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Clinton business picks up roots for new digs
The register’s bell is a bit busier these days at Jim’s Hardware.
That’s because a risky move by owner Becky Bell from its storied downtown Clinton location to Ken’s Korner is paying off.
“It was a really tough decision,” Bell said. “I had to do something.”
Bell bought the store from proprietor Jim Harwell’s widow Mary Harwell on April Fools’ Day, 2008. Sales were steady for years until about eight months ago when they dropped an unprecedented $23,000 between October and July, Bell said.
At the bustling Ken’s Korner Shopping Mall on the intersection of Highway 525 and Langley Road/Cultus Bay Road, “foot traffic” — the number of people visiting a store — and sales have picked up. Bell said business is better because of the distance from the ferry, which makes residents more likely to visit rather than contend with Clinton traffic. It’s also closer to higher-density populations in Langley and Freeland.
On a recent Friday, customers told Bell as she rung up fishing licenses, screws and paint that they appreciated the location change.
“It’s nice that we have the whole circle of people going in every direction,” Bell said. “At the old location, it was just that community.”
Not alone in move
Jim’s Hardware was one of several stores that have decided to pick up roots and move from downtown Clinton. The Rack and Good Cheer Too, the second thrift store for the South Whidbey food bank, moved to Ken’s Korner in October 2012 after eight years in Clinton.
“It was a smart thing,” said Good Cheer Executive Director Kathy McLaughlin McCabe, who added that the thrift stores’ sales increased 15 percent since moving. “Our sales surpassed even what we had estimated.”
Wild Birds Unlimited, recently purchased by Shirley Hendricson, also moved from Clinton to Freeland.
The loss of those businesses has Clinton reeling. Curt Gordon, a longtime resident and a member of the Clinton Community Council, said the departure of Jim’s Hardware hit especially hard.
“I think Jim’s Hardware was an important central retail, handy outlet that all the locals used, especially on the weekends,” he said.
“There’s no other store in Clinton that can fill that need.”
South Whidbey’s smallest population created the non-taxing council to advocate for the unincorporated area’s development and commerce last year. Getting people to visit Clinton, which sees major weekend traffic during the summer, is a major goal of the council.
Thousands of visitors line Highway 525 in the summer waiting to catch the ferry to Mukilteo, but because the cars are not held long, commerce from that traffic has not developed as much as Clinton leaders envision.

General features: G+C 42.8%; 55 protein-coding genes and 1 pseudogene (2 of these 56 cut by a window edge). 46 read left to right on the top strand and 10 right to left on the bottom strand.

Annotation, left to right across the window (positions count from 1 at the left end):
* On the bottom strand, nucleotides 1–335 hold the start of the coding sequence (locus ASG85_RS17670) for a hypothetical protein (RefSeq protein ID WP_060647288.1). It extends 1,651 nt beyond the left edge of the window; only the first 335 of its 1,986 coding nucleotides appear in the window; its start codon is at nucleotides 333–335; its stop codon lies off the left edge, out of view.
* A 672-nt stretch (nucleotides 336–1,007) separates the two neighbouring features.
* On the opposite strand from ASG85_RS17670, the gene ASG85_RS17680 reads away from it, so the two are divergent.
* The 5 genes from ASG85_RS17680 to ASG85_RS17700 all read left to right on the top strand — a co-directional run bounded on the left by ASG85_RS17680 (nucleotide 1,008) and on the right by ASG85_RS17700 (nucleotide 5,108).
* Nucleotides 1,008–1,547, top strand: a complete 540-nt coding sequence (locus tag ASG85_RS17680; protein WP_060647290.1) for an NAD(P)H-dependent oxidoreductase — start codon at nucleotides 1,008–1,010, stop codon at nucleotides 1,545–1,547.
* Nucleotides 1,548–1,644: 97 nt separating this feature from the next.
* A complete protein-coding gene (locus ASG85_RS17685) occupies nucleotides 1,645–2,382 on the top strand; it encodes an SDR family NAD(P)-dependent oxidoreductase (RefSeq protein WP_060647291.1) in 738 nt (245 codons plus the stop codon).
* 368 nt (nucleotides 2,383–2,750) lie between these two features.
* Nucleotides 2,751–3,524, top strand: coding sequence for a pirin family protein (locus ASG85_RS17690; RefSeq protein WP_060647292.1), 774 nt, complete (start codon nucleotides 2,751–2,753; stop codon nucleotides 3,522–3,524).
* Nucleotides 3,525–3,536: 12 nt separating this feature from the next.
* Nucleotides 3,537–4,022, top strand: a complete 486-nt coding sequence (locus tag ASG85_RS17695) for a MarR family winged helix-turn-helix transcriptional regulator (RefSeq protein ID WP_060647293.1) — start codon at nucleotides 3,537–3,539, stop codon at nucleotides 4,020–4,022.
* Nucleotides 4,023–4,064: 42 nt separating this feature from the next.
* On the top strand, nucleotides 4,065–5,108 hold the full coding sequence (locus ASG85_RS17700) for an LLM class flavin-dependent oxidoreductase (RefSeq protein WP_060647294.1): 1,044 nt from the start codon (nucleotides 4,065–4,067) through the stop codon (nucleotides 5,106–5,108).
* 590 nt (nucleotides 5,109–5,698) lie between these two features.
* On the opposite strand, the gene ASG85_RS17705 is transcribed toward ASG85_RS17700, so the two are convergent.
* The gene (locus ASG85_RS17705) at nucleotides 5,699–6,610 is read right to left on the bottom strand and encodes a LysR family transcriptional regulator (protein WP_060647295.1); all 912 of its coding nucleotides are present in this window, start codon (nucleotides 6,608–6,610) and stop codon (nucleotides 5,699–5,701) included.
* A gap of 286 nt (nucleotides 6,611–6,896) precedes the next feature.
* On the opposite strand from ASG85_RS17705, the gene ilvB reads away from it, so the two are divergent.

“We do know, as a group, as a council, that a lot of what occurs is people get in their cars and blast through town without ever getting out,” said Gordon, also a Port of South Whidbey commissioner.
“Because we can’t queue them in a parking lot, they can’t get out and visit the stores.”
Bell’s move blessed
Moving Jim’s Hardware, a stalwart supporter of the Clinton community, had Mary Harwell’s blessing, Bell said.
The hub of activity at Ken’s Korner means more customers for Bell. There’s a grocery store, a few restaurants, a pet shop, a printing and paper store and other venues at the shopping center that is technically listed as a Clinton address.
Square footage is similar between the two locations, with the Ken’s Korner space 35 square feet smaller than Clinton’s 4,215-square-foot space. The move began July 14, with the store closed only two days while inventory was moved north to Ken’s Korner.
Bell relied on volunteers like BikerBob, who also volunteers at the store by running the register, helping customers and installing a price-point system.
“I don’t know what I’d do without him,” Bell said.
The little-bit-of-everything store has much the same layout as its former location. Only now it has a prominent storefront with people regularly strolling by, peering through at the front-and-center shelf stocked with fishing gear.
“I just wanted to keep Jim’s the way it was,” Bell said.
In many ways, the new spot is the same as it was for years. Bell allowed a woman to post a lost cat flyer to the store’s bulletin board behind the register. People come in just to chat, to ask about nuts and bolts, camping gear and plumbing piping, though that’s hardly all the general store carries.
Bell also continues the Harwells’ legacy of financing community needs in some way. The store sponsored the South Whidbey High School cheer squad for the upcoming fall season.
“Jim did special things like that,” Bell said.
“I think I did the right thing.”